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January 2004
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More Silly Season in the UK

One of the nice things about MAP is the ability to see such a large number of articles on the same subject, and Oh boy, are they coming out of the woodwork regarding the re-classification of marijuana in England. In addition to what I’ve already given you:
Neil McKeganey is Professor of Drug Misuse Research at the University
of Glasgow (or was that Professor of Drug Research Misuse?) has a bizarre notion that completely ignores established science on gateway effects:

It is not simply the reclassification of cannabis, though, which might cause concern. Mr Blunkett’s stated intention of focusing on heroin and cocaine might also engender a sense of gloom on the part of those working in the drug prevention field. Why is this? For the simple reason that hardly anybody starts their drug-using career with heroin or cocaine. What they start with, even if they don’t progress to these harder drugs, is cannabis.

Huh? (And I read it twice!)
Tory leader Michael Howard got in some hot water by calling the decision to downgrade marijuana “absurd,” while refusing to say whether he had smoked pot himself. Oops.
Alice Thompson, writing for the Telegraph suddenly sees psychotics and schizophrenics behind every joint (Is that perhaps a factor of British pot? Or just perhaps related to the conflict between the English reserve and pot’s relaxation? Because there’s no science that really supports this, yet this week you can find a British psychotic anecdote at every turn!)
Simon Jenkins with The Times sets things straight a bit with his Drugs Turn the Brains of Politicians into Marzipan, where he lampoons the political waffling and posturing and ends up noting.

My parents were appalled at the thought of a betting shop on every corner. It would surely lead to “addiction”. Somehow they got over it. The same must be done with drugs, all drugs. They must be removed from criminal distribution and their sale controlled and taxed like nicotine and alcohol. Such a proposal is not ideal, merely vital.

The Guardian gave a strong positive editorial:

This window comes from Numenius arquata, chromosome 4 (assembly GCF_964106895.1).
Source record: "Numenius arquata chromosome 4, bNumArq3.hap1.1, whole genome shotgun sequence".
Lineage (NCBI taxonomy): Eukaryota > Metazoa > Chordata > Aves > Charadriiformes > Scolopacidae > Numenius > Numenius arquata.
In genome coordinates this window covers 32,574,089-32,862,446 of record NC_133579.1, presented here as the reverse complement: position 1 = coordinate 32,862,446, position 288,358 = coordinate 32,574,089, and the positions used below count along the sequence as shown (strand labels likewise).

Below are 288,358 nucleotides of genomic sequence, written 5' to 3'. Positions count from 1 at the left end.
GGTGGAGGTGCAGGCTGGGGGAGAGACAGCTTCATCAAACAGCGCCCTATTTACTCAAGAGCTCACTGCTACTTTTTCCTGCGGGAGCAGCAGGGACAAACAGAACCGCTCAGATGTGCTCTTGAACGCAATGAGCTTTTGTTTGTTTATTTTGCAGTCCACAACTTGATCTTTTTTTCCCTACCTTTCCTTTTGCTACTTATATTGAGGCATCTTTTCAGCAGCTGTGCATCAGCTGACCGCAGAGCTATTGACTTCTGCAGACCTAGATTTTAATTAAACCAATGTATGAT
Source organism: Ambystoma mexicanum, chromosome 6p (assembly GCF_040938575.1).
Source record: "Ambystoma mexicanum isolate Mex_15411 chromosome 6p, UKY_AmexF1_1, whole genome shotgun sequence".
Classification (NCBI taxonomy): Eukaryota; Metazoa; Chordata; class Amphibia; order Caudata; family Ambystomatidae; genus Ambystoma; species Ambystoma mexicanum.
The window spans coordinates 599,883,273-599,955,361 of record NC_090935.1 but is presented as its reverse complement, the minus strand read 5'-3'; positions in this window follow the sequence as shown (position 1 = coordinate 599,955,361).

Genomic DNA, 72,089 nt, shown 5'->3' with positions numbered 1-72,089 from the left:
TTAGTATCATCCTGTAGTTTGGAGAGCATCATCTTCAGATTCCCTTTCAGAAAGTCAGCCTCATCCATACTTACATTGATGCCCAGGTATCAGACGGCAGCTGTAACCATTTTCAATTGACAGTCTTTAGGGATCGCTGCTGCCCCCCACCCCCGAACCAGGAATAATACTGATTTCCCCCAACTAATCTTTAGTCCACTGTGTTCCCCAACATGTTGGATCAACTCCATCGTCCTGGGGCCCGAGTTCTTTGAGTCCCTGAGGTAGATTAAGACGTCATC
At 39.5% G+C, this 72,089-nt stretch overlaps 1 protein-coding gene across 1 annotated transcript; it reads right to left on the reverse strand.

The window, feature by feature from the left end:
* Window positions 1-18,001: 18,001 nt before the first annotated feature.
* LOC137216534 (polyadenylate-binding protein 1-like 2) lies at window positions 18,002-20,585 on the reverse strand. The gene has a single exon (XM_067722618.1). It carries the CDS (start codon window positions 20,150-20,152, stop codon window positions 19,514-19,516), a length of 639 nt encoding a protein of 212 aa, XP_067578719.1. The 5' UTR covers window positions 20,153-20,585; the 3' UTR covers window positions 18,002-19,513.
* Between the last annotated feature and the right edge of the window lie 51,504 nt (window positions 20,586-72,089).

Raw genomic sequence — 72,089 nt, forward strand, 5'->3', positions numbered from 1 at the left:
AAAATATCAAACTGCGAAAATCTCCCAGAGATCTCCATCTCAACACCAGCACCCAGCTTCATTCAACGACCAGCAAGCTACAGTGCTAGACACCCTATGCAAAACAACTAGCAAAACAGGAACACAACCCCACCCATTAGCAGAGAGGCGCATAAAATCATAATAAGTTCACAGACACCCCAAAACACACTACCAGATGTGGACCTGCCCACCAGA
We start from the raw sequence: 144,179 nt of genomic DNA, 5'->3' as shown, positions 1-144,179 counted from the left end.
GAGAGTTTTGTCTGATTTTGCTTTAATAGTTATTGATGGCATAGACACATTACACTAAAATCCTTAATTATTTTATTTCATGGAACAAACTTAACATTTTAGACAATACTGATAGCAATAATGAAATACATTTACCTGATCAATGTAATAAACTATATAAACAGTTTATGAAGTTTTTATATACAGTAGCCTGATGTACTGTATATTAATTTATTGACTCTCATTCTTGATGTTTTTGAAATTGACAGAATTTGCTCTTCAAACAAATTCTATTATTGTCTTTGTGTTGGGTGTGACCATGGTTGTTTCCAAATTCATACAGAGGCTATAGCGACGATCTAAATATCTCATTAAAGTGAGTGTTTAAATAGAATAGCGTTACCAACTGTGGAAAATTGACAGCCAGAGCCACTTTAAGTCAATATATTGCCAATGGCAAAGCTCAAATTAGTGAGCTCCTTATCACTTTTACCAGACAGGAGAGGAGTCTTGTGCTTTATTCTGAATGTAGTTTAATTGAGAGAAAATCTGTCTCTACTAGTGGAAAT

[The independent commission in 2000] rightly concluded that the decision to place cannabis in the middle category of harmfulness 30 years ago did not reflect current scientific, medical or sociological findings. They did not say it was risk free. There is a danger with all drugs. But they concluded: “When cannabis is systematically compared with other drugs against the main criteria of harm ( mortality, morbidity, toxicity, addictiveness and relationship with crime ), it is less harmful to the individual and society than any of the other major illicit drugs, or than alcohol and tobacco.” The policing of the old law – 300,000 stop and searches a year – has done far more harm than the drug.

And finally, John O’Farrell in the Guardian decides to just laugh at all of this with his entertaining article: Just Say No To Echinacea

Yesterday, before the world’s media, a peace treaty was signed between the British government and cannabis. Hardliners had insisted that there should have been no talks with cannabis supporters until all joints had been put beyond use, until they had laid down their bongs and stopped giggling. …

Now cannabis will be placed on the same level as prescription drugs, with the result that hundreds of people will rush to their doctor’s surgery saying: “I’m going to the Glastonbury festival at the weekend, and I wondered if you could prescribe me something to help me relax?” …
Until recently, 90% of all arrests for possession of drugs were for cannabis. At last our bobbies will have time for more important tasks, such as using their highly sophisticated methods for searching out drug dealers by pulling over any black man driving a nice car. …

It is the more pernicious drugs that the police should be concentrating on. I don’t mean heroin or cocaine or ecstasy, I mean the real social menace: echinacea and arnica and all the herbal remedies that are sold at great expense and don’t do anything whatsoever.

All over Britain traumatised children are being forced to take fish oil while the callous pushers in the health food shop buy another gold-studded collar for their rottweilers and laugh at the gullibility of the liberal middle classes. “Wanna score some more St John’s wort man? It’ll cost you, brother, this is good shit, I ain’t cutting in no low-grade marigold.” Armed police burst in. “This is a raid! Hand over your royal jelly!”

Delightful.

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